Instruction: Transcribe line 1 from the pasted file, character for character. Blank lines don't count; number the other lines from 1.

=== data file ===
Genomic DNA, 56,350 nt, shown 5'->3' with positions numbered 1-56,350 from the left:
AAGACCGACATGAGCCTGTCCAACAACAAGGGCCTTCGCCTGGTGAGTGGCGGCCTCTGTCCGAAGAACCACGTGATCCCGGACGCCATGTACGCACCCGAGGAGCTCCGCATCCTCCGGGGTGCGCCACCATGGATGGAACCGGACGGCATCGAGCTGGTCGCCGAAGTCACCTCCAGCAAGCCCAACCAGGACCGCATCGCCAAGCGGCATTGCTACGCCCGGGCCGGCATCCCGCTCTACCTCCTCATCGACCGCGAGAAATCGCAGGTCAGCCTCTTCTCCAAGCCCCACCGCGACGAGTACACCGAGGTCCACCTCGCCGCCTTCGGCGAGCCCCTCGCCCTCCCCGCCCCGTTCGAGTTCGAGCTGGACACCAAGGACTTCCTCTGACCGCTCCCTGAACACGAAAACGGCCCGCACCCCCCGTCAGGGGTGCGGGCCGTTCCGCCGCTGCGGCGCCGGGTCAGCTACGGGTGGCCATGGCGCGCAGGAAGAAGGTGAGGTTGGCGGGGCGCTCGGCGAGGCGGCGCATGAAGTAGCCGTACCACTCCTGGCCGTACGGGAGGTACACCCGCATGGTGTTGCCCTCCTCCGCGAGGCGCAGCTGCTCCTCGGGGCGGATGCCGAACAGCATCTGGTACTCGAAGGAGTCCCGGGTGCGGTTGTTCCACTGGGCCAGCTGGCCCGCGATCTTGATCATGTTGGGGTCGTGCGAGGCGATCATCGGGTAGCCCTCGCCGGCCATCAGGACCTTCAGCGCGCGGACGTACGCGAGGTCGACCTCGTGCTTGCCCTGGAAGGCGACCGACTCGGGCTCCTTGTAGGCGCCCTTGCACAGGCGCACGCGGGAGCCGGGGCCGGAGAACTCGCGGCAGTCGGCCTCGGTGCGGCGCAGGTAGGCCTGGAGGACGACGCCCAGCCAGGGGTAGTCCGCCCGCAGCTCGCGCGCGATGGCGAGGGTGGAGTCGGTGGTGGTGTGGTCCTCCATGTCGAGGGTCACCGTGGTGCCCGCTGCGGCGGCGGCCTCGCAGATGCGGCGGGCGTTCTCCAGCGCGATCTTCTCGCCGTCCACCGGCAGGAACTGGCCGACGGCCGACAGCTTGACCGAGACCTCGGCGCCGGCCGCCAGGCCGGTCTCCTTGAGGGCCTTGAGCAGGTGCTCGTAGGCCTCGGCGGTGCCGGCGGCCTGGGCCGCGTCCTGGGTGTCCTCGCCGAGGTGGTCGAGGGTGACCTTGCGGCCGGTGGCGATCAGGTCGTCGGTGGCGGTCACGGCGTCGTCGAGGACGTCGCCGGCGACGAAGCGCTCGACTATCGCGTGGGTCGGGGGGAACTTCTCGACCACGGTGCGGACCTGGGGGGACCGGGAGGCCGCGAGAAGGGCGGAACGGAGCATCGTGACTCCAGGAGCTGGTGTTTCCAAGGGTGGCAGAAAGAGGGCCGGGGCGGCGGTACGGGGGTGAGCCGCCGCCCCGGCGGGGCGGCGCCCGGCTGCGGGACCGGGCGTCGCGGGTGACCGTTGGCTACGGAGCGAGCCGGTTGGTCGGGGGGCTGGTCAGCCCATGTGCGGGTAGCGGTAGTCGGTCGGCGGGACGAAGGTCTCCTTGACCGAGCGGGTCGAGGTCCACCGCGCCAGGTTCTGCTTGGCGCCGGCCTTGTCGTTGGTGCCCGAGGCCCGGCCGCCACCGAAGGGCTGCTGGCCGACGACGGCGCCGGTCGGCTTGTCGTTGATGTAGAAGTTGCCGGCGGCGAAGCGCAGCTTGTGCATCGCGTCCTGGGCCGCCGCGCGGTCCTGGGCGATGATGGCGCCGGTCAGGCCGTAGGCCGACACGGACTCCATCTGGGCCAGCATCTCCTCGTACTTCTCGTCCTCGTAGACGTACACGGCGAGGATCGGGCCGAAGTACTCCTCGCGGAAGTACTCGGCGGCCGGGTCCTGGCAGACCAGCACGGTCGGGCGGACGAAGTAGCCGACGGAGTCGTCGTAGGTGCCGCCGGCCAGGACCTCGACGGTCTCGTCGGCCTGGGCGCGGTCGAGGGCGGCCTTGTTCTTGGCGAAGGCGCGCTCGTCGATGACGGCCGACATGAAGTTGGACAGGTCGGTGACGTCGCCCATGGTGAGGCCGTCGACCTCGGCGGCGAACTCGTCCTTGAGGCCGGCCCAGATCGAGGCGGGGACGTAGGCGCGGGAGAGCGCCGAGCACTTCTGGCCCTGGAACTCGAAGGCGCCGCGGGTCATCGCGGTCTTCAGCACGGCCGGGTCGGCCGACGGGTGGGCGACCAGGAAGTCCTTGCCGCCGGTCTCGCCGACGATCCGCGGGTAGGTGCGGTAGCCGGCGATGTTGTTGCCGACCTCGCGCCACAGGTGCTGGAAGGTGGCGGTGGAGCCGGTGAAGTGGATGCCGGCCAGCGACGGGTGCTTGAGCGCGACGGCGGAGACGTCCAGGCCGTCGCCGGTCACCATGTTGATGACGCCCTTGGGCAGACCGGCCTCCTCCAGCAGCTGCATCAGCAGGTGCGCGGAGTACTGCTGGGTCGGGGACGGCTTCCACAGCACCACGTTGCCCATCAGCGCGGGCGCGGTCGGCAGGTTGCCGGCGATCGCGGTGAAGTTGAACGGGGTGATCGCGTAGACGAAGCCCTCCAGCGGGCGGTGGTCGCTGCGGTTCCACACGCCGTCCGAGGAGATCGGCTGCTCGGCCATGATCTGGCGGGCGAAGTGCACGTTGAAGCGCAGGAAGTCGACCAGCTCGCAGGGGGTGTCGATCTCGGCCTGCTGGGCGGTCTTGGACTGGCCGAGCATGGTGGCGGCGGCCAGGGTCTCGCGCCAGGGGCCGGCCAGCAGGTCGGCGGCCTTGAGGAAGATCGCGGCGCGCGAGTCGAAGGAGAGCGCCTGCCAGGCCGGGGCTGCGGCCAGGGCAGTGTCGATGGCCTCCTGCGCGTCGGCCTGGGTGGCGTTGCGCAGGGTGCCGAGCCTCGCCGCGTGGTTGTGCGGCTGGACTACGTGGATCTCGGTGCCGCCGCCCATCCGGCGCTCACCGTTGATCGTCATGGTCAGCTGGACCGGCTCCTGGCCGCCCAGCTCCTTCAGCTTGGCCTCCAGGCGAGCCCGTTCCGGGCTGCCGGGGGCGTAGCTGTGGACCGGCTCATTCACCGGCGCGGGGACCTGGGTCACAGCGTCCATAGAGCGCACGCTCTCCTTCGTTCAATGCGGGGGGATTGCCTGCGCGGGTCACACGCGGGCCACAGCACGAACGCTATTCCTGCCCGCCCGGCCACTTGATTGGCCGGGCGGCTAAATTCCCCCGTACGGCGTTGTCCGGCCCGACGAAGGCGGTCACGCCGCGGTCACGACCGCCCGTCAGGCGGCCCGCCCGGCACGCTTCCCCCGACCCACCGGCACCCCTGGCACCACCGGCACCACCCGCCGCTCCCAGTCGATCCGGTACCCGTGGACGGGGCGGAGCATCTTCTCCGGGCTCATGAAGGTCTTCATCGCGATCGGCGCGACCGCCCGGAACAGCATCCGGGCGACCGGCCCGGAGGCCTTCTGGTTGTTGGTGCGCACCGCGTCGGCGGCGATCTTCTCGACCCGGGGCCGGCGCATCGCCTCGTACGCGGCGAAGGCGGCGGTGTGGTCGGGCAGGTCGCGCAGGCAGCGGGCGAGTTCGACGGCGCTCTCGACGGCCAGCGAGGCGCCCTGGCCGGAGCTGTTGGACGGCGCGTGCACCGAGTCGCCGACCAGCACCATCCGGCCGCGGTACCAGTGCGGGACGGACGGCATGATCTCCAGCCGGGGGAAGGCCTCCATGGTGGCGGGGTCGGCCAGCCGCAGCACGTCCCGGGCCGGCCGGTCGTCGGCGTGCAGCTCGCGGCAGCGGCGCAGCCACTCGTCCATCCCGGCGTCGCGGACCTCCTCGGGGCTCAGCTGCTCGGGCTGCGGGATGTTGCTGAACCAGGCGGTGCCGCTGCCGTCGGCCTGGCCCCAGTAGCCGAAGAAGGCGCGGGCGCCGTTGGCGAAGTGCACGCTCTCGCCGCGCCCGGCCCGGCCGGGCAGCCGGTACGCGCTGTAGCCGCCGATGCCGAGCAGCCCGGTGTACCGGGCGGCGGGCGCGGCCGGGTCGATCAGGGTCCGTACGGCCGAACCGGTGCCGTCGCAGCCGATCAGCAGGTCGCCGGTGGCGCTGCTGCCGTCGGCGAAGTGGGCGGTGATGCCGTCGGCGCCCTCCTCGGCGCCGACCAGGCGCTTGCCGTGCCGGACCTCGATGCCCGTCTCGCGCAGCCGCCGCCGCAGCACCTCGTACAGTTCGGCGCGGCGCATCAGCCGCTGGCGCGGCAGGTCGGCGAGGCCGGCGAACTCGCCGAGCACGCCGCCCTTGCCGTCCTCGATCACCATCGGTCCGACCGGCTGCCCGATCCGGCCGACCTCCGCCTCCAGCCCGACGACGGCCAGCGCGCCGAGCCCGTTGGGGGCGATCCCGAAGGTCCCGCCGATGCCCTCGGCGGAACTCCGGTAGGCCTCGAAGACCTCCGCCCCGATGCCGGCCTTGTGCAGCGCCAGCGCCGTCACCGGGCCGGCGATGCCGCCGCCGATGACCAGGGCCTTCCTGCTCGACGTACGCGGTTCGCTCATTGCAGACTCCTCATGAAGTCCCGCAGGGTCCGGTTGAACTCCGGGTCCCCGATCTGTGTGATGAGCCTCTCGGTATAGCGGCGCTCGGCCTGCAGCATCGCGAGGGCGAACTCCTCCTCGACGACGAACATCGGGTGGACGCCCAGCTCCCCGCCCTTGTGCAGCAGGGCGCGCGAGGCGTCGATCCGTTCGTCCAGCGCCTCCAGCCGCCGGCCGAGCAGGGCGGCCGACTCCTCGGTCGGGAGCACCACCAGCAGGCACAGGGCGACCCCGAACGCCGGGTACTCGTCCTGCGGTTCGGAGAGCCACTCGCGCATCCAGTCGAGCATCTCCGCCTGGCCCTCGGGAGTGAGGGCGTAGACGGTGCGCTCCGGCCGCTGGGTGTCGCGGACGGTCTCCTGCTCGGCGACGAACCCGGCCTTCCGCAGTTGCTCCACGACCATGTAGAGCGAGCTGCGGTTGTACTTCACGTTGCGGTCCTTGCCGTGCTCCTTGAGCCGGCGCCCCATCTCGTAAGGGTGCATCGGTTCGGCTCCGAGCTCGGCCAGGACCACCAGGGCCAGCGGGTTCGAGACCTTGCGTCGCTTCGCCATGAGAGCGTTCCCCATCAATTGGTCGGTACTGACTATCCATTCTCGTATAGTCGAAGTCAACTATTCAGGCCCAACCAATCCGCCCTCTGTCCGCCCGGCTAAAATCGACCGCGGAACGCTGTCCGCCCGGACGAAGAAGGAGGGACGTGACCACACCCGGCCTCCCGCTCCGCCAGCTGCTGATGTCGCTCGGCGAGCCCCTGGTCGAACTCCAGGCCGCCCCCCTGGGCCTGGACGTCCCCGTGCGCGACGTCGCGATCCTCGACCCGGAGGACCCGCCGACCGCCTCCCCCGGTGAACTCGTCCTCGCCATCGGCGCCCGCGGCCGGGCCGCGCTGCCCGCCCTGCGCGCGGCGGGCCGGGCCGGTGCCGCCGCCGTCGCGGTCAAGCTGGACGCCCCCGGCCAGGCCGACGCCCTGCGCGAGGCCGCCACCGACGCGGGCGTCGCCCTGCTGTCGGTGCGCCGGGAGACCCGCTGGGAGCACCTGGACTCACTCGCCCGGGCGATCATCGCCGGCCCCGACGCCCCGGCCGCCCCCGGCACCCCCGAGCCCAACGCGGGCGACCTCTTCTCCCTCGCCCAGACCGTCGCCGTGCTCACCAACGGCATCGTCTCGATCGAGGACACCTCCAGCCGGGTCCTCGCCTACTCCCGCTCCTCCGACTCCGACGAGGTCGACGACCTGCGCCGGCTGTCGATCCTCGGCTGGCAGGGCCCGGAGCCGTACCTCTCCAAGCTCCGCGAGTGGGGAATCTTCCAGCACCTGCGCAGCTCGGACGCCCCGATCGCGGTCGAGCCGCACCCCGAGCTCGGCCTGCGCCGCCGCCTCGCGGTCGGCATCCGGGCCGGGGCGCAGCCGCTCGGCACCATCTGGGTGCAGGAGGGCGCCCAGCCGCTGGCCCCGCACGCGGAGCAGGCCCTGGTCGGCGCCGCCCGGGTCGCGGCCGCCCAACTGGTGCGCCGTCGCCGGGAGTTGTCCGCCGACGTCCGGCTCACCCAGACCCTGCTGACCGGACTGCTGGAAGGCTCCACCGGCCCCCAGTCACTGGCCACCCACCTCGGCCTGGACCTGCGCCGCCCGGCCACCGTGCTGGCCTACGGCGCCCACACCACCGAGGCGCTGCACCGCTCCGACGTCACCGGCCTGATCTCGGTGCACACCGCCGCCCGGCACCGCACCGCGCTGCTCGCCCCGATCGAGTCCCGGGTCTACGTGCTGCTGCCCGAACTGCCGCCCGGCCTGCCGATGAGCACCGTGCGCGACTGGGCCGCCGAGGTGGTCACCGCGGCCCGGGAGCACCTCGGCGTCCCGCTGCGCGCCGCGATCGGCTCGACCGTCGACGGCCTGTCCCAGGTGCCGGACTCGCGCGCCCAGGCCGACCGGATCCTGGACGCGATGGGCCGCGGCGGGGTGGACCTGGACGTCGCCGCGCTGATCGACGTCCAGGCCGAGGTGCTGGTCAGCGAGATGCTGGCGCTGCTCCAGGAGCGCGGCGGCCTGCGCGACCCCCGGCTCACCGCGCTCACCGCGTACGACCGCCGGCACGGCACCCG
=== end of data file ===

Genomic DNA, 56,350 nt, shown 5'->3' with positions numbered 1-56,350 from the left: